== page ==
First UK base rate rise in a decade, what should I do?
Updated: Aug 28, 2018
At midday yesterday, 02/11/2017, the Bank of England announced an increase in the base rate from its historic low of 0.25% to 0.5%. This is the first rise in over a decade and likely to signal the beginning of the end of ultra-low interest rates.
For many under 30 it’s likely to be the first time in your economically active life you’ve experienced a rise. Even if older, you may have forgotten the drill. Below is a bit of advice on how to tackle this rate change.
Urgently check if you can save money by remortgaging before the best deals disappear from the mortgage market
Those on fixes won’t see any change, though if your deal ends soon, the one you move to may cost more. If you’re on a variable or tracker your payments will rise, probably, but not definitely, by 0.25 percentage points. Such a jump could cost £200/yr more per £100,000 of mortgage.
If your on your lenders Standard Variable Rate you are probably overpaying massively. The average SVR is 4.5%, yet the top two-year fixed mortgage is at 1.09% – the difference in cost is more than £3,000 per year on a typical £150,000 repayment mortgage with 25 years remaining. Even with switching fees you’d likely make huge savings.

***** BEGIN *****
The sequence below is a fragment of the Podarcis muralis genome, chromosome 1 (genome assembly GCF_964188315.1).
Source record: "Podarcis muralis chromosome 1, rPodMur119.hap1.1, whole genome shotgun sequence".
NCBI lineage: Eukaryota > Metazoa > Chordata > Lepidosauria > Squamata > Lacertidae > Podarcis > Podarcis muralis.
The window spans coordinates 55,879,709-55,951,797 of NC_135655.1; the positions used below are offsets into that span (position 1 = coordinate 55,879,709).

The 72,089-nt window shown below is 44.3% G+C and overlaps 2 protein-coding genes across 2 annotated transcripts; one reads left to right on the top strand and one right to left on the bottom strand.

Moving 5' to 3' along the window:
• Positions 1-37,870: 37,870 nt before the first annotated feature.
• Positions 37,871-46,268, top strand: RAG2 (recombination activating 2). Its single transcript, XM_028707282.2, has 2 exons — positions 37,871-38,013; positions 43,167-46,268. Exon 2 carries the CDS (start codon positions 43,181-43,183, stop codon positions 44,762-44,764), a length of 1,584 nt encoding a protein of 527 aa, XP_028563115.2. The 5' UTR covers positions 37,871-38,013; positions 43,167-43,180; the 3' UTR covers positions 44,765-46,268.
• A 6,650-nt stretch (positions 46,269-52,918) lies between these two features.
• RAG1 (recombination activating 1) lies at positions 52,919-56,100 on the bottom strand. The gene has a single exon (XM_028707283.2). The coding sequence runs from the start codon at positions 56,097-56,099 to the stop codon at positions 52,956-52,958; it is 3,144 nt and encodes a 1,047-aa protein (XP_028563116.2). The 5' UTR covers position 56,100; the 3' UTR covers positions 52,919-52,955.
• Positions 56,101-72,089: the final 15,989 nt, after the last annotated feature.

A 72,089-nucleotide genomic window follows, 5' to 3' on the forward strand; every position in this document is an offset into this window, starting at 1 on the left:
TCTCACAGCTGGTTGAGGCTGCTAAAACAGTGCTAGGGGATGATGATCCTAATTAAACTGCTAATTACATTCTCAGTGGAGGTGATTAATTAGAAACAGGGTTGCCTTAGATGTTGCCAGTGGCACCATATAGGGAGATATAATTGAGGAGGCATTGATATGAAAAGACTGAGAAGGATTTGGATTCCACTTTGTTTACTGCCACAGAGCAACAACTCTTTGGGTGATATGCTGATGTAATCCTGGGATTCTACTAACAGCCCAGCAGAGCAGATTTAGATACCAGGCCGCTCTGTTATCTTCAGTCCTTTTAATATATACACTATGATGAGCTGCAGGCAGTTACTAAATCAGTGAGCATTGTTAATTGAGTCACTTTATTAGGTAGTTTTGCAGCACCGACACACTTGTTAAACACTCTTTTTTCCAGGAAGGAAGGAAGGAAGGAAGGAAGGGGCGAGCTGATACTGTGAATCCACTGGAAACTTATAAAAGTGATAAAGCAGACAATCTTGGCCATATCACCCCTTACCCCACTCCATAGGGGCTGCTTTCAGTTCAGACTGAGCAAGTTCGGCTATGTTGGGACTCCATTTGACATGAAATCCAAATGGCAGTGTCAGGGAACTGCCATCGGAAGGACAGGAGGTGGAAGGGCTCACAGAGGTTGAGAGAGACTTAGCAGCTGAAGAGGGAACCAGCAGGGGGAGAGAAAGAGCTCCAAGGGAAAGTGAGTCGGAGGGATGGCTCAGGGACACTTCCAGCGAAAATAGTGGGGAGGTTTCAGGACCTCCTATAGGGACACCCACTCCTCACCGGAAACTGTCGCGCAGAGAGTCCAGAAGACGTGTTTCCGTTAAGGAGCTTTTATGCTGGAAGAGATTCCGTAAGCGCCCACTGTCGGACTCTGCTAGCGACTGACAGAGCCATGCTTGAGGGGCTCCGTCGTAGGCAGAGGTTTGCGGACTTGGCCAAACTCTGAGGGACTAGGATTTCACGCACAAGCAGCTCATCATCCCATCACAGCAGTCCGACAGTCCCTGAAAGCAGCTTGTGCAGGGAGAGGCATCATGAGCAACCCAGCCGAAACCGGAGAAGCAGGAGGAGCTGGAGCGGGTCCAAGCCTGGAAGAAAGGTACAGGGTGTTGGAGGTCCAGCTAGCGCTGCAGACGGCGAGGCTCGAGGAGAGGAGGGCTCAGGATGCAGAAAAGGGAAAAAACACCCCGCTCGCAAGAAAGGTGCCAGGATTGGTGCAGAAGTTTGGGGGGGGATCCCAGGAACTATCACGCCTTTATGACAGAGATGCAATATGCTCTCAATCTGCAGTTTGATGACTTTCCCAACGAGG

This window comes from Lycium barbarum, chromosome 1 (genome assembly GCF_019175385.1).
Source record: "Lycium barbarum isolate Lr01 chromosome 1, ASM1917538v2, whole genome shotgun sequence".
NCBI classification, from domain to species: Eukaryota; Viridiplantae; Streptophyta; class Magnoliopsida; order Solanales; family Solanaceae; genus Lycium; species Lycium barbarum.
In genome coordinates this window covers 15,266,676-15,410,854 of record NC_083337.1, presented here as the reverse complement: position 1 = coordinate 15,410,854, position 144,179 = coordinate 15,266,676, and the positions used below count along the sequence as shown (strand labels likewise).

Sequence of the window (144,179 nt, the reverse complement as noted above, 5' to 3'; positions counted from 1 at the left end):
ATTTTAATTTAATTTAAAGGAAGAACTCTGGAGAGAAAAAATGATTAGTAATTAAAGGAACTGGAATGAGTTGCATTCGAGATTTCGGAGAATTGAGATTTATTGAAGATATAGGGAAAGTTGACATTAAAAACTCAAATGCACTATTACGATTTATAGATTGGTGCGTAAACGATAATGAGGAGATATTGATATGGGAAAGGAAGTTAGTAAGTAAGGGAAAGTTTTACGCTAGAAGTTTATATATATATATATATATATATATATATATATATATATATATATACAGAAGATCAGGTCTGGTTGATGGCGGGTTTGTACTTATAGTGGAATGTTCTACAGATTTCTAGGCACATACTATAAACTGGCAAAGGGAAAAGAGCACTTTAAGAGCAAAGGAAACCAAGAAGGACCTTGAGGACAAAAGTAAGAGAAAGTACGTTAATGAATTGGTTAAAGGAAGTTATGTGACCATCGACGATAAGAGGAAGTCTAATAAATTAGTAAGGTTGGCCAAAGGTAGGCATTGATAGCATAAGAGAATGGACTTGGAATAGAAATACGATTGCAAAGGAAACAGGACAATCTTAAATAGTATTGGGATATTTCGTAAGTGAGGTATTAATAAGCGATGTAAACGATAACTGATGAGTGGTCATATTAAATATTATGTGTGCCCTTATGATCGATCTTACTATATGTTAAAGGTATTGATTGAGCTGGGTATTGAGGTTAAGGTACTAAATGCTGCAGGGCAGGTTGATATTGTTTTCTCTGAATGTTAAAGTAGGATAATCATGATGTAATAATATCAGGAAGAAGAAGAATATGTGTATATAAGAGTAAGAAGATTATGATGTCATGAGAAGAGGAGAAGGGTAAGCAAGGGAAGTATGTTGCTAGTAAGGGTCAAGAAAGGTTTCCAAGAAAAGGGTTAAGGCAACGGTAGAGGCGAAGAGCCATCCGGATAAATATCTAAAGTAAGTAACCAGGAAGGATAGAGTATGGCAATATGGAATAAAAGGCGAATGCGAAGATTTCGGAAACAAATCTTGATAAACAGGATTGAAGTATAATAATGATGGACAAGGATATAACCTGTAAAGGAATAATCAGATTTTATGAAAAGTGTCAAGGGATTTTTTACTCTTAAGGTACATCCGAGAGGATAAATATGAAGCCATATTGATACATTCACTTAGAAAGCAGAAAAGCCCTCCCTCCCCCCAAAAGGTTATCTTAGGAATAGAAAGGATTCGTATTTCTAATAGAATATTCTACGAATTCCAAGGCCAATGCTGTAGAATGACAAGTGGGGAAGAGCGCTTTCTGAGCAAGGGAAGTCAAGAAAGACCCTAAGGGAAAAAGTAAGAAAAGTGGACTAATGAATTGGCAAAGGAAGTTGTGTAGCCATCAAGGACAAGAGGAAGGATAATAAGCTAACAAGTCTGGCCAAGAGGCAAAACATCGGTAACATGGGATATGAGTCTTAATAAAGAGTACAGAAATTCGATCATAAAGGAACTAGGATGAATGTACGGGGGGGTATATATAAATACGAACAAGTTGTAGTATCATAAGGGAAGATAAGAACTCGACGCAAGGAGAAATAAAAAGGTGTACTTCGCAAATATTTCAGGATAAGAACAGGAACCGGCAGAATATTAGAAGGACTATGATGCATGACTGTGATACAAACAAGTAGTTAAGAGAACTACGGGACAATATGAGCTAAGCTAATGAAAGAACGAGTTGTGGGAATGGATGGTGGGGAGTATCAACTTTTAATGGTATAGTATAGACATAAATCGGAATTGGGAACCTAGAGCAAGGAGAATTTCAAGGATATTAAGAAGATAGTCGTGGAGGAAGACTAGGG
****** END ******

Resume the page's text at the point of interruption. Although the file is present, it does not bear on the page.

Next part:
If you need a new remortgage, this could be a unique window of opportunity. If you’re looking to get a better deal for your existing mortgage, it’s worth looking ASAP – as rates may be about to rise. The rate at which new fixed deals is set has already started to creep up – as lenders set them based on City swap rates (long-term predictions of interest rate trends), and these have been pointing upwards.
But most lenders set aside a tranche – say £30m worth – that they’re willing to loan at the current rate, so those deals stay till that tranche is gone. While we don’t know for certain that rates will keep rising, on the balance of probability it’s likely. So this may possible be the last chance to get a super-cheap mortgage deal.
To see what mortgage deals are available for you, your family or friends please call or email Mortgage Tree.